78      As for the line of argument that the General Court erred in law when it found in paragraph 34 of the order under appeal that the fact that, in any action for compensation, Igpour would have to repeat the arguments already submitted in the annulment action would not constitute an unjustifiable burden for establishing its interest in bringing proceedings in the present case, it should be pointed out that upholding such a line of argument would mean that the General Court would be required to examine the action for compensation, even though it is purely hypothetical. However, as is apparent from paragraphs 74 to 76 above, the General Court rightly held that, in the present case, such a plea is not sufficient to establish a continued interest in bringing proceedings, in the absence of any concrete evidence to that effect advanced by the applicant at first instance.

79      Accordingly, the third and fourth grounds of appeal must be rejected as unfounded.

 Fifth ground of appeal

 Arguments of the parties

80      By its fifth ground of appeal, Igpour maintains that the General Court erred in law when it held, in paragraph 34 of the order under appeal, that Igpour had no interest in pursuing the action, even though annulment of the contested decisions was necessary to make good the non-material harm which it suffered as a professional organisation, and that there are no other means of making good such harm.

81      The Commission contends that that ground is inadmissible.

 Findings of the Court

82      It should be borne in mind that, under Article 170(1) of the Rules of Procedure of the Court of Justice, the subject matter of the proceedings before the General Court may not be changed in the appeal. Thus, the jurisdiction of the Court of Justice in an appeal is confined to a review of the findings of law on the pleas argued before the General Court. Accordingly, a party cannot put forward for the first time before the Court of Justice a plea in law which it has not raised before the General Court since that would effectively allow that party to bring before the Court of Justice, whose jurisdiction in appeals is limited, a case of wider ambit than that which came before the General Court (see, to that effect, judgment of 29 September 2011, Elf Aquitaine v Commission, C‑521/09 P, EU:C:2011:620, paragraph 35 and the case-law cited).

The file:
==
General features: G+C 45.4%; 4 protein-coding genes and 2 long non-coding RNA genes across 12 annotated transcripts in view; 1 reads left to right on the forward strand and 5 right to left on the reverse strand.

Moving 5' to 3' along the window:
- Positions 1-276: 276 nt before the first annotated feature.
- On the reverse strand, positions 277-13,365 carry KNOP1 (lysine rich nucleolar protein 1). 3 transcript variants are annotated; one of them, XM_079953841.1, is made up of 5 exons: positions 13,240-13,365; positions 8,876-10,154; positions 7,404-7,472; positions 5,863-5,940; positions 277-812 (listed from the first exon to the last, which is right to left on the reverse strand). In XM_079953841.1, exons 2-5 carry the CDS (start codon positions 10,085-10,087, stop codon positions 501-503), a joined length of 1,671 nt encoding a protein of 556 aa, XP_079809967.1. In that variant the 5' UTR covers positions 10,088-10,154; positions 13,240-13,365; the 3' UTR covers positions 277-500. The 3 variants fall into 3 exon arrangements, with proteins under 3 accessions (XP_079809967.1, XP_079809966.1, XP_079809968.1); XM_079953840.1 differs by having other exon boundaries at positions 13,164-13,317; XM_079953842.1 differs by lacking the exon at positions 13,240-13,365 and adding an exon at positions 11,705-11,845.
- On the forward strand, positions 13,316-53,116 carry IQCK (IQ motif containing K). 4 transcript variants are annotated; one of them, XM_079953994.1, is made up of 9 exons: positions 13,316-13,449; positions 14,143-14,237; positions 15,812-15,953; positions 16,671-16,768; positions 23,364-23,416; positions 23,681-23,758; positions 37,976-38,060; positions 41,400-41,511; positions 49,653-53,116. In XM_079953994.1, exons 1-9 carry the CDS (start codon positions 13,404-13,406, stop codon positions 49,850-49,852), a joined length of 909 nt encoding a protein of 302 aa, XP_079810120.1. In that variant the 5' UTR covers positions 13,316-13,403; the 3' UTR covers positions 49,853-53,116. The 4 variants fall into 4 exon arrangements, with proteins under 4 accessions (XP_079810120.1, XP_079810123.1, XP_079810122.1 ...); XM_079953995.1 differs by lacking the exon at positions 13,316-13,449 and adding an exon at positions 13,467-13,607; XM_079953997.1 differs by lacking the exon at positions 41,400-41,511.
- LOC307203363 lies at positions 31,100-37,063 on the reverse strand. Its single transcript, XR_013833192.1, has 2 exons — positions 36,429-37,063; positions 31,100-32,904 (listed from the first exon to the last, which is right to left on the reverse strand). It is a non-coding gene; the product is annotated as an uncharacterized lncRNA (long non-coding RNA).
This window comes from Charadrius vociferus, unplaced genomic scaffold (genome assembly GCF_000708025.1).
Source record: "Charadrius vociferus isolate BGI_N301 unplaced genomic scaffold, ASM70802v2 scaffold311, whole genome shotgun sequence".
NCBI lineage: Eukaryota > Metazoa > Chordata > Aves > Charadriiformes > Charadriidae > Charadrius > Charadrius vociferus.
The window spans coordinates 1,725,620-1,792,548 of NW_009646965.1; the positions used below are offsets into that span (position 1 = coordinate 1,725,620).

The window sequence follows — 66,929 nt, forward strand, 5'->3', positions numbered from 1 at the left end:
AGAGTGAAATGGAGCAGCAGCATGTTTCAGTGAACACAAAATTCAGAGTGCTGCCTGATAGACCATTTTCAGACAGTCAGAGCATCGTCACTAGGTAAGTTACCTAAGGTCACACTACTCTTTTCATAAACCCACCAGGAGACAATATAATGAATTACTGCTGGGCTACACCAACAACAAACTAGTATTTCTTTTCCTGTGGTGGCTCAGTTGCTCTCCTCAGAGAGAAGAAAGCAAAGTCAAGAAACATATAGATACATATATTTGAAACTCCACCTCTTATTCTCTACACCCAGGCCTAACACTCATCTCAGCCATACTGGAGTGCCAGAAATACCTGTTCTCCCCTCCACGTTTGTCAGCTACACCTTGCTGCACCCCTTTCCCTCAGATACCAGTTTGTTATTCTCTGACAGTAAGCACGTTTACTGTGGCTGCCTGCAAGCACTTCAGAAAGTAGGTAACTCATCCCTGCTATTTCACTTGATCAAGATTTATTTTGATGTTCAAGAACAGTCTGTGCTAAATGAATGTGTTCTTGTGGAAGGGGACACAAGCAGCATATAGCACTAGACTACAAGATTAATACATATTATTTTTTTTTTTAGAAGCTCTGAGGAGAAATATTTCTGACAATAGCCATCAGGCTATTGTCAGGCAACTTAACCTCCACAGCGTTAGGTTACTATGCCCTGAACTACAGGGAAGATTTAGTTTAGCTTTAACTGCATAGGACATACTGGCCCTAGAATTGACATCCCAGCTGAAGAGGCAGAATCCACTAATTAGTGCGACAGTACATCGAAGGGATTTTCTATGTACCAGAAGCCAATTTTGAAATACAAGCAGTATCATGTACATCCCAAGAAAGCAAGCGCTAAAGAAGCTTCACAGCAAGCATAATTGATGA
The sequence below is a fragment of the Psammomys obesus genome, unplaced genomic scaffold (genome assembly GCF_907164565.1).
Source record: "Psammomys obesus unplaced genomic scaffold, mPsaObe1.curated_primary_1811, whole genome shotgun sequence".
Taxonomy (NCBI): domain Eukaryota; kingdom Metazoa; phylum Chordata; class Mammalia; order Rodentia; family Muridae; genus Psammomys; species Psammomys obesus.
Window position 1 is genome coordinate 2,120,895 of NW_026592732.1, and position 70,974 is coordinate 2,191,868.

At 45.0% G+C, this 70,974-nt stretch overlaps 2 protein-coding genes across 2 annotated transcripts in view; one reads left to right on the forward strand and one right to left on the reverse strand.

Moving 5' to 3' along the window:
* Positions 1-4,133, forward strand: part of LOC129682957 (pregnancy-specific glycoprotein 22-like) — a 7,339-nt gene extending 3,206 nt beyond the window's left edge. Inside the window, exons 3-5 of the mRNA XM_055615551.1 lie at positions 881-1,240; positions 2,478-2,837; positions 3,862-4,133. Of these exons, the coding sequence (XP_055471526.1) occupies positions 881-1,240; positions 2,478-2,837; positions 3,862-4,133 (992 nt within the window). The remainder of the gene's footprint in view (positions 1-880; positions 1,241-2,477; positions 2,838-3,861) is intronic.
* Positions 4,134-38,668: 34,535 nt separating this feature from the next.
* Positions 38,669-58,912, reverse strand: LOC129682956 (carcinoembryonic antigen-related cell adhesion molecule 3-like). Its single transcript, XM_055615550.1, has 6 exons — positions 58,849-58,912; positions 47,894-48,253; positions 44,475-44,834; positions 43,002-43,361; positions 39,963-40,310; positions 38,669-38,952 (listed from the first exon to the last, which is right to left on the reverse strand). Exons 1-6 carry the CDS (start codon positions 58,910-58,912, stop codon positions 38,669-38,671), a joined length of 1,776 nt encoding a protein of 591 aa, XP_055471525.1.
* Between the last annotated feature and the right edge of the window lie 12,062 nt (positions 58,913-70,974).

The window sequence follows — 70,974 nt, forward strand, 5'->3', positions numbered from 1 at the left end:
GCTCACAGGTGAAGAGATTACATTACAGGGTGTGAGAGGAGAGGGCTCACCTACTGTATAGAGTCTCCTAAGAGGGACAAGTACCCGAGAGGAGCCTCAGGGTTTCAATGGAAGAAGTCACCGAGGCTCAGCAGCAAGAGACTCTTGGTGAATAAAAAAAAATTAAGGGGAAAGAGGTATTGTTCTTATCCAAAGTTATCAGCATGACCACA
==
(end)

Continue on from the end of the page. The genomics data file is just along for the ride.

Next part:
83      In the present case, it must be pointed out that Igpour did not submit before the General Court that it retained its interest in obtaining an annulment of the decisions at issue on the ground that that annulment would have constituted compensation for the alleged damage it sustained arising from the alleged unlawfulness of those decisions, but relies on this for the first time in its appeal.

84      It follows that the fifth ground of appeal must be rejected as inadmissible.

85      Accordingly, the appeal must be dismissed in its entirety.

 Costs

86      In accordance with Article 138(1) of the Rules of Procedure, which applies to appeal proceedings by virtue of Article 184(1) thereof, the unsuccessful party is to be ordered to pay the costs if they have been applied for in the successful party’s pleadings.

87      Since Igpour has been unsuccessful and the Commission has applied for costs, Igpour must be ordered to bear its own costs and to pay those incurred by the Commission.

88      Pursuant to Article 140 of the Rules of Procedure, the Kingdom of Sweden and the Republic of Poland are to bear their own costs.

On those grounds, the Court (Fifth Chamber) hereby:

1.      Dismisses the appeal;

2.      Orders Izba Gospodarcza Producentów i Operatorów Urządzeń Rozrywkowych to bear its own costs and to pay those incurred by the European Commission;

3.      Orders the Kingdom of Sweden and the Republic of Poland to bear their own costs.

Regan

Jarukaitis

Juhász

Ilešič

 

Lycourgos

Delivered in open court in Luxembourg on 30 April 2020.

A. Calot Escobar

 

E. Regan

Registrar

 

      President of the Fifth Chamber


*      Language of the case: English.